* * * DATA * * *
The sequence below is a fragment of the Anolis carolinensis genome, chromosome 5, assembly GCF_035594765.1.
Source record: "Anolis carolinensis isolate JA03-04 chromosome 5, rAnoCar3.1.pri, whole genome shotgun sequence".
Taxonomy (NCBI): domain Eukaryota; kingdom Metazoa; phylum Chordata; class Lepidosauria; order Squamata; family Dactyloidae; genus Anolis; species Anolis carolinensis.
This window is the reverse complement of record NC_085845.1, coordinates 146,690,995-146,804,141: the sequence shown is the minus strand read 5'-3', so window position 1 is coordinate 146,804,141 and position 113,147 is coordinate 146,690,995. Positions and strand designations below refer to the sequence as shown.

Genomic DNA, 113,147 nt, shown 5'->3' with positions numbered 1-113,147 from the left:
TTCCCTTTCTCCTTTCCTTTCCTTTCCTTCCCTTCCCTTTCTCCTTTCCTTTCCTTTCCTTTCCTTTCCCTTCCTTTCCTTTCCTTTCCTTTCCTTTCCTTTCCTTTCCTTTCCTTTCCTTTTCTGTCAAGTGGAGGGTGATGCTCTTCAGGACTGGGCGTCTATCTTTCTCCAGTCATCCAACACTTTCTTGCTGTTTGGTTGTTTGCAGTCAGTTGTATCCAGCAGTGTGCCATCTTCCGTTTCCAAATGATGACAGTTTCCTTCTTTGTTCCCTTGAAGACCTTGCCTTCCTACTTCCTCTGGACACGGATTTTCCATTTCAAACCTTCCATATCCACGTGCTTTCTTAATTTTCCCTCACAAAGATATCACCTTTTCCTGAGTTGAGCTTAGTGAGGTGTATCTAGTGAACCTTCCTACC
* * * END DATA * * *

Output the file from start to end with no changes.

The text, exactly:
The sequence below is a fragment of the Anolis carolinensis genome, chromosome 5, assembly GCF_035594765.1.
Source record: "Anolis carolinensis isolate JA03-04 chromosome 5, rAnoCar3.1.pri, whole genome shotgun sequence".
Taxonomy (NCBI): domain Eukaryota; kingdom Metazoa; phylum Chordata; class Lepidosauria; order Squamata; family Dactyloidae; genus Anolis; species Anolis carolinensis.
This window is the reverse complement of record NC_085845.1, coordinates 146,690,995-146,804,141: the sequence shown is the minus strand read 5'-3', so window position 1 is coordinate 146,804,141 and position 113,147 is coordinate 146,690,995. Positions and strand designations below refer to the sequence as shown.

Genomic DNA, 113,147 nt, shown 5'->3' with positions numbered 1-113,147 from the left:
TTCCCTTTCTCCTTTCCTTTCCTTTCCTTCCCTTCCCTTTCTCCTTTCCTTTCCTTTCCTTTCCTTTCCCTTCCTTTCCTTTCCTTTCCTTTCCTTTCCTTTCCTTTCCTTTCCTTTCCTTTTCTGTCAAGTGGAGGGTGATGCTCTTCAGGACTGGGCGTCTATCTTTCTCCAGTCATCCAACACTTTCTTGCTGTTTGGTTGTTTGCAGTCAGTTGTATCCAGCAGTGTGCCATCTTCCGTTTCCAAATGATGACAGTTTCCTTCTTTGTTCCCTTGAAGACCTTGCCTTCCTACTTCCTCTGGACACGGATTTTCCATTTCAAACCTTCCATATCCACGTGCTTTCTTAATTTTCCCTCACAAAGATATCACCTTTTCCTGAGTTGAGCTTAGTGAGGTGTATCTAGTGAACCTTCCTACC